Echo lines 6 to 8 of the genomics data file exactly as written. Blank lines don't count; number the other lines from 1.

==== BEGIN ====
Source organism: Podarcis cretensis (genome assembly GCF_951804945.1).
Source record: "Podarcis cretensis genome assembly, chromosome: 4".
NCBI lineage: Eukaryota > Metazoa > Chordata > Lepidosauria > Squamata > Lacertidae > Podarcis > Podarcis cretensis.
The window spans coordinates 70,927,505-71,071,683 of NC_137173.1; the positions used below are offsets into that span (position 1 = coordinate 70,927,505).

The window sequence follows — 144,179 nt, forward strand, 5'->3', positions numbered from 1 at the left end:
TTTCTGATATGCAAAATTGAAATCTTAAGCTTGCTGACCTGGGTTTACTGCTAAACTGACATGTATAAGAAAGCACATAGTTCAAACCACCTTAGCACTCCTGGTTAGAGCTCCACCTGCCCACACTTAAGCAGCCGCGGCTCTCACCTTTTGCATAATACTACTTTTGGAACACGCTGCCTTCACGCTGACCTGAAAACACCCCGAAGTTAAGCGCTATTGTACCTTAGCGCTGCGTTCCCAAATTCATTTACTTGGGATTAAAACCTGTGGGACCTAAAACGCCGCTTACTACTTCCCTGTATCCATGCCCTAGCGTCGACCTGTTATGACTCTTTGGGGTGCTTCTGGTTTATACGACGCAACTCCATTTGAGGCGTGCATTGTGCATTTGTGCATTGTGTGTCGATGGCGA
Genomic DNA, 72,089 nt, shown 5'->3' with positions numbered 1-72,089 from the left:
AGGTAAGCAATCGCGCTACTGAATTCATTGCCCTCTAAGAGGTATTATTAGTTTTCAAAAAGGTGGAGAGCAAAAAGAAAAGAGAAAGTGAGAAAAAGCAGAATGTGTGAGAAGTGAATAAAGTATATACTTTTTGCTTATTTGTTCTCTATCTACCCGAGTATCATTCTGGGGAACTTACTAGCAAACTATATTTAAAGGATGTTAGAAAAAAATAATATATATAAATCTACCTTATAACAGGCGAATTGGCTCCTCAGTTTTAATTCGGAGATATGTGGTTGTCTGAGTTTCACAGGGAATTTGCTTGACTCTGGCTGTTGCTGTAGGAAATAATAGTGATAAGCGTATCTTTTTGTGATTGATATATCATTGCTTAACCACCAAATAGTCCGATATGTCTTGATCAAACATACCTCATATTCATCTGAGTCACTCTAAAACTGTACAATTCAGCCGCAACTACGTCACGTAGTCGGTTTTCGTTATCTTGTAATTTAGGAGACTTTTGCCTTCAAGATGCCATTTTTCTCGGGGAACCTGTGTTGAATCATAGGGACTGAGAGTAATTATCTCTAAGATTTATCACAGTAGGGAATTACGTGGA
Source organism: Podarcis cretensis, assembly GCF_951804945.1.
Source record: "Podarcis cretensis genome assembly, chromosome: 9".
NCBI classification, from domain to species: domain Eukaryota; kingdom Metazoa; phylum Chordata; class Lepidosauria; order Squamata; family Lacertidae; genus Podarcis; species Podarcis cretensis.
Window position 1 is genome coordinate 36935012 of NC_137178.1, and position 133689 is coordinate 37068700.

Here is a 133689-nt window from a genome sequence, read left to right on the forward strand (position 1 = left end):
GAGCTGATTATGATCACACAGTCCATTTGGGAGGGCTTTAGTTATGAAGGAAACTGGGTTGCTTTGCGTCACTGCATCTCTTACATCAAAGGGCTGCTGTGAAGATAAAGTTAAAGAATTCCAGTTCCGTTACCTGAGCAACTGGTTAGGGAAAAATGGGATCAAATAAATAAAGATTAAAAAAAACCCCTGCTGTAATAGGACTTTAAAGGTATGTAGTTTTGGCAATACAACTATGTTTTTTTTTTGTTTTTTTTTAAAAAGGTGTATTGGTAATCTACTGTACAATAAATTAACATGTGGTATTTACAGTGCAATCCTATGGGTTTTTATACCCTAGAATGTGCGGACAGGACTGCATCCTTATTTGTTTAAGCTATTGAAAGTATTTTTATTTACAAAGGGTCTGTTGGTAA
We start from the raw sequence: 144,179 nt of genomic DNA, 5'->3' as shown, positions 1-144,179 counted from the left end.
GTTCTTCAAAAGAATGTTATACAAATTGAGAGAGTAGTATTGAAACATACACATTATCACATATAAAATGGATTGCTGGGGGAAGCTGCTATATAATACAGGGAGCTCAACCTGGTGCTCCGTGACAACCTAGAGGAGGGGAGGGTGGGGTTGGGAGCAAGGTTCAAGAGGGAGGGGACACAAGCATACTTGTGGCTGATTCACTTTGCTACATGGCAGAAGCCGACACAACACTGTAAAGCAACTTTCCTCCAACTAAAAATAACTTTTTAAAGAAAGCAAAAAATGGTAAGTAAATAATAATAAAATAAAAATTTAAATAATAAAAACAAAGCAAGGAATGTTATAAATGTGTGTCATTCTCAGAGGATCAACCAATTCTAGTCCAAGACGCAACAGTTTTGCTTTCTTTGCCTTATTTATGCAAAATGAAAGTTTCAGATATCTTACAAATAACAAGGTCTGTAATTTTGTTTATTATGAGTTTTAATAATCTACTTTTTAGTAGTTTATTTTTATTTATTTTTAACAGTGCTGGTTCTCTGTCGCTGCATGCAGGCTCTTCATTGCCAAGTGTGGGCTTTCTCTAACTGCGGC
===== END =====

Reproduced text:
TTTCTGATATGCAAAATTGAAATCTTAAGCTTGCTGACCTGGGTTTACTGCTAAACTGACATGTATAAGAAAGCACATAGTTCAAACCACCTTAGCACTCCTGGTTAGAGCTCCACCTGCCCACACTTAAGCAGCCGCGGCTCTCACCTTTTGCATAATACTACTTTTGGAACACGCTGCCTTCACGCTGACCTGAAAACACCCCGAAGTTAAGCGCTATTGTACCTTAGCGCTGCGTTCCCAAATTCATTTACTTGGGATTAAAACCTGTGGGACCTAAAACGCCGCTTACTACTTCCCTGTATCCATGCCCTAGCGTCGACCTGTTATGACTCTTTGGGGTGCTTCTGGTTTATACGACGCAACTCCATTTGAGGCGTGCATTGTGCATTTGTGCATTGTGTGTCGATGGCGA
Genomic DNA, 72,089 nt, shown 5'->3' with positions numbered 1-72,089 from the left:
AGGTAAGCAATCGCGCTACTGAATTCATTGCCCTCTAAGAGGTATTATTAGTTTTCAAAAAGGTGGAGAGCAAAAAGAAAAGAGAAAGTGAGAAAAAGCAGAATGTGTGAGAAGTGAATAAAGTATATACTTTTTGCTTATTTGTTCTCTATCTACCCGAGTATCATTCTGGGGAACTTACTAGCAAACTATATTTAAAGGATGTTAGAAAAAAATAATATATATAAATCTACCTTATAACAGGCGAATTGGCTCCTCAGTTTTAATTCGGAGATATGTGGTTGTCTGAGTTTCACAGGGAATTTGCTTGACTCTGGCTGTTGCTGTAGGAAATAATAGTGATAAGCGTATCTTTTTGTGATTGATATATCATTGCTTAACCACCAAATAGTCCGATATGTCTTGATCAAACATACCTCATATTCATCTGAGTCACTCTAAAACTGTACAATTCAGCCGCAACTACGTCACGTAGTCGGTTTTCGTTATCTTGTAATTTAGGAGACTTTTGCCTTCAAGATGCCATTTTTCTCGGGGAACCTGTGTTGAATCATAGGGACTGAGAGTAATTATCTCTAAGATTTATCACAGTAGGGAATTACGTGGA